It's been a week and I'm still smarting.  I have, as they say, had it.  So I've been trying to come up with alternative strategies.  Joan suggested I try raising a finger (not that finger) or a hand, like a cop saying "Stop," and saying something like, "I'm trying to listen" or "I'm working" or "I'm in the middle of a conversation with my friends, here, and you're kind of intruding."  Good thought.  And I can think of plenty of other breathtakingly rude things to say that might permanently offend someone from wanting to talk to me, but unfortunately they're breathtakingly rude, and, well, I'm not trying to be un-Buddhist-y in public.  But I did have an idea that might just work.  It's maybe time to dig out my old friend, Public Embarrassment.

I got this idea from airline flight attendants.  I dunno if you've noticed, but if a passenger starts to get uppity with a flight attendant, the first thing he does is get LOUDER.   The idea, of course, is to get other passengers to look over there to see what's going on.  Usually it works, and the passenger in question, shriveling up under the glare of excess eyeballs, quits being an asshat and does whatever the flight attendant's telling him to do. Sometimes it doesn't work, the passenger gets louder, the flight attendant gets louder still, and the whole thing ends with the police being called. But that's kind of rare and there's usually alcohol involved.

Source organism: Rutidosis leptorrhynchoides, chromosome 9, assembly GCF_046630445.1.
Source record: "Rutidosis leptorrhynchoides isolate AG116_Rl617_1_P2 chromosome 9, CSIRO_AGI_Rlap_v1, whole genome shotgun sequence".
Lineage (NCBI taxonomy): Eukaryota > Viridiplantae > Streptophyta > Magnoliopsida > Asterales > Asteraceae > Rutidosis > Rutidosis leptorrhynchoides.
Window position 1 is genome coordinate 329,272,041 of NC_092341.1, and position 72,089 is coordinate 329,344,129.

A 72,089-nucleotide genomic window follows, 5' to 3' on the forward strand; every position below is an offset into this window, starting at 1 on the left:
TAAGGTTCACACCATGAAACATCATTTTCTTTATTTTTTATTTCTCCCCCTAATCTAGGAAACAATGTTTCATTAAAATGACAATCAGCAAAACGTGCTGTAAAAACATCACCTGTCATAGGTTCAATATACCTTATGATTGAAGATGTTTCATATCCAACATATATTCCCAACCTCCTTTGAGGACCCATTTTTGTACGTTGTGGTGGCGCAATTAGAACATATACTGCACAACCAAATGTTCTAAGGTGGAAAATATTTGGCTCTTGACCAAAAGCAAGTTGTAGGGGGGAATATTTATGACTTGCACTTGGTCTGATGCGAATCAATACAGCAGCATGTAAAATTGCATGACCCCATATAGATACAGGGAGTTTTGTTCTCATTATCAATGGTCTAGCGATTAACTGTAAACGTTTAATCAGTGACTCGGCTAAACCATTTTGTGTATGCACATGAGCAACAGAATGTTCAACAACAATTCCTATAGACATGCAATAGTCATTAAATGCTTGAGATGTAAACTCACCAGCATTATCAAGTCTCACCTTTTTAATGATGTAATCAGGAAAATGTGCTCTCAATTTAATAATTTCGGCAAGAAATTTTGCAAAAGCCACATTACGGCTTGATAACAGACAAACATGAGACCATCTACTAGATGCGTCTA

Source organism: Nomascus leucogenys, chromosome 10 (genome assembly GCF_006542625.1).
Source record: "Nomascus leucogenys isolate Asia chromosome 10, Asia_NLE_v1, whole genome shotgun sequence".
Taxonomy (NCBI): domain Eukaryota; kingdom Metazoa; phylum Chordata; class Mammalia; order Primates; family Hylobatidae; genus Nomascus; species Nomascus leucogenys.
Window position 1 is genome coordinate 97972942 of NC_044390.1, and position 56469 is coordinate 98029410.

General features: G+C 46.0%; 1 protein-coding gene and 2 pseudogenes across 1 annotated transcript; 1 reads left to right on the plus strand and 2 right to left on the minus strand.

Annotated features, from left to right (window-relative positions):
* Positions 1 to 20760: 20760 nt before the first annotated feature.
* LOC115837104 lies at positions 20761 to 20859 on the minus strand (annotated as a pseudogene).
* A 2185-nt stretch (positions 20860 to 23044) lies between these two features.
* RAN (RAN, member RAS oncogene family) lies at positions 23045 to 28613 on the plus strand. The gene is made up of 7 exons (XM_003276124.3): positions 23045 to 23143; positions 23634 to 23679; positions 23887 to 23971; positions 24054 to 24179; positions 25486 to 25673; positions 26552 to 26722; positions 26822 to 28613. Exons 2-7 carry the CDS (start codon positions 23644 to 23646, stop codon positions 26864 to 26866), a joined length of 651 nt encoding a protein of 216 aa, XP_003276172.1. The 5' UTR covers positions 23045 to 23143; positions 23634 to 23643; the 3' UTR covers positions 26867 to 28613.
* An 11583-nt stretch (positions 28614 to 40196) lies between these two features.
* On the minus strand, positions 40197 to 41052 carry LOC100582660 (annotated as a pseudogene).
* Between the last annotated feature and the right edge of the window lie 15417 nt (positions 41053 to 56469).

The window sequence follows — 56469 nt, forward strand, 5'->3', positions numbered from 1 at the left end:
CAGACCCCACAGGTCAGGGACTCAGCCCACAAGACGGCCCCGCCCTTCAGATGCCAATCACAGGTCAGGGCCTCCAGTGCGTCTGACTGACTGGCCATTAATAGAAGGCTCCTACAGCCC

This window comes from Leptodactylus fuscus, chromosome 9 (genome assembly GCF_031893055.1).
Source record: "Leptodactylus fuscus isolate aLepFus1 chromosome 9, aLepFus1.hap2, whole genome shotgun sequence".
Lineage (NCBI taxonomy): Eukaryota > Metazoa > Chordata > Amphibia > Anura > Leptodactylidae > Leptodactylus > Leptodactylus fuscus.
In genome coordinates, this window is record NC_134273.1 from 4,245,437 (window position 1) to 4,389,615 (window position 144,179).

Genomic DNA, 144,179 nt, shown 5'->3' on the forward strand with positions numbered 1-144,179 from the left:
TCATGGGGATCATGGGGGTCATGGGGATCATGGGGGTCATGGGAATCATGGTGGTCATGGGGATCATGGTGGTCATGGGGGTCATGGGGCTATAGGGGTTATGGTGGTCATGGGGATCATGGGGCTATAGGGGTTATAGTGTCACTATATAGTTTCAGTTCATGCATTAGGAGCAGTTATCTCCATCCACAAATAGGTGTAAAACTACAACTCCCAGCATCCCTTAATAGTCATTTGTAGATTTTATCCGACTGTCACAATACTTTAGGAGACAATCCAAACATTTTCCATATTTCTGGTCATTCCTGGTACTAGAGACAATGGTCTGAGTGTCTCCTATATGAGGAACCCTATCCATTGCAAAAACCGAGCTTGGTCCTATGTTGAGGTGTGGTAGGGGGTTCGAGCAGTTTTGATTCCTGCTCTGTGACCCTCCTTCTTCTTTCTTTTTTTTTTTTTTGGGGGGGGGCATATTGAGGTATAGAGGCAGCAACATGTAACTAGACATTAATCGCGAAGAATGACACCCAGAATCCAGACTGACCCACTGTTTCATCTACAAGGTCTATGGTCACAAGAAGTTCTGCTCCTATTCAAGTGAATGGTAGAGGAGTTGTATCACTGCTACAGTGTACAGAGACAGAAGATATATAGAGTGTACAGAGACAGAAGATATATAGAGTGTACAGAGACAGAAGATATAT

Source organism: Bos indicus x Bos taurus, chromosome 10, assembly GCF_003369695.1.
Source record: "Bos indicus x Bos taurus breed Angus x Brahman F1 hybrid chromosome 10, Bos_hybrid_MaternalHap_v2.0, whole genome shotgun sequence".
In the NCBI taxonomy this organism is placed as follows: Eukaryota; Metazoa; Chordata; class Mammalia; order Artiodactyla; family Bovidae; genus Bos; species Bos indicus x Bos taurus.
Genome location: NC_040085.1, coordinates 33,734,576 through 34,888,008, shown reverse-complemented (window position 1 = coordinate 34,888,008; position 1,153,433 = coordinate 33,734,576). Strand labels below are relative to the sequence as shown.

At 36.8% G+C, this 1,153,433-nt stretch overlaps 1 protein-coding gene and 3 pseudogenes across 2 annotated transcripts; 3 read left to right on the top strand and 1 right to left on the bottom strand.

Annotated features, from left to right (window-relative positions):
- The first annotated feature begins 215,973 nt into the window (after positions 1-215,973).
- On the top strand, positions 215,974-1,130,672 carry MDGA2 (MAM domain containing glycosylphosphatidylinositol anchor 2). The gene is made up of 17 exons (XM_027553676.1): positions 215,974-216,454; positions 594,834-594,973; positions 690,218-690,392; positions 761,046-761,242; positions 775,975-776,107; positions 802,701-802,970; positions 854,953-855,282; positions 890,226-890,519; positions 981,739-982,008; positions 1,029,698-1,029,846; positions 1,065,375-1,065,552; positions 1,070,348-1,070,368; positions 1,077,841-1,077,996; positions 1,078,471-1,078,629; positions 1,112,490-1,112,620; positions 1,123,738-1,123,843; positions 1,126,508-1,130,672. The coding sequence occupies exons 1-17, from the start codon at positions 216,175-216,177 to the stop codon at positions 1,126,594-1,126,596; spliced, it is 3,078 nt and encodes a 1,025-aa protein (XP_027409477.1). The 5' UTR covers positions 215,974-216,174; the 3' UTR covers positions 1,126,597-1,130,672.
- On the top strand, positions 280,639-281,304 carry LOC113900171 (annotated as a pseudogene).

So here's what I'm thinking.  I try once, with the upraised hand (or finger) to say, "Excuse me, I'm listening" (or working or trying to save the free world from imminent destruction by some supervillain's death ray).  Once. If he/she doesn't shut up, I will STart TAlkING LOUDER until everybody's staring at us. I'm definitely not above Making a Scene.  In fact, there are times it's the best way to solve a problem. Case in point: Walking with my then-girlfriend in an outdoor mall right before Christmas. Some guy came up to us, wanting to take a survey. We said no, politely.  Then we said no, less politely.  And then when the guy continued to follow us, I turned around and said, "SHE SAID NO.  BUZZ OFF."  The whole place came to a screeching halt for a second, the guy with the survey slunk away, and then life went on as usual.  As long as you know that all the people staring will by definition also be staring at you, and you're okay with that, this works. (And just incidentally, the guy with the survey caught up with us later and apologized.  So you just never know.)

So why did I write to the advice columnist, you ask.  Well, two reasons.  One, is I'm not sure how polite it is to Make a Scene, even a small one.  Second, in case it doesn't work.  Because I gotta have some kind of winning strategy in place before the next time it happens, or I'm likely to tear the head right off the shoulders of some poor innocent fool who just wants to know the time of day.  And that would definitely be un-Buddhist-y.  Cheers, all.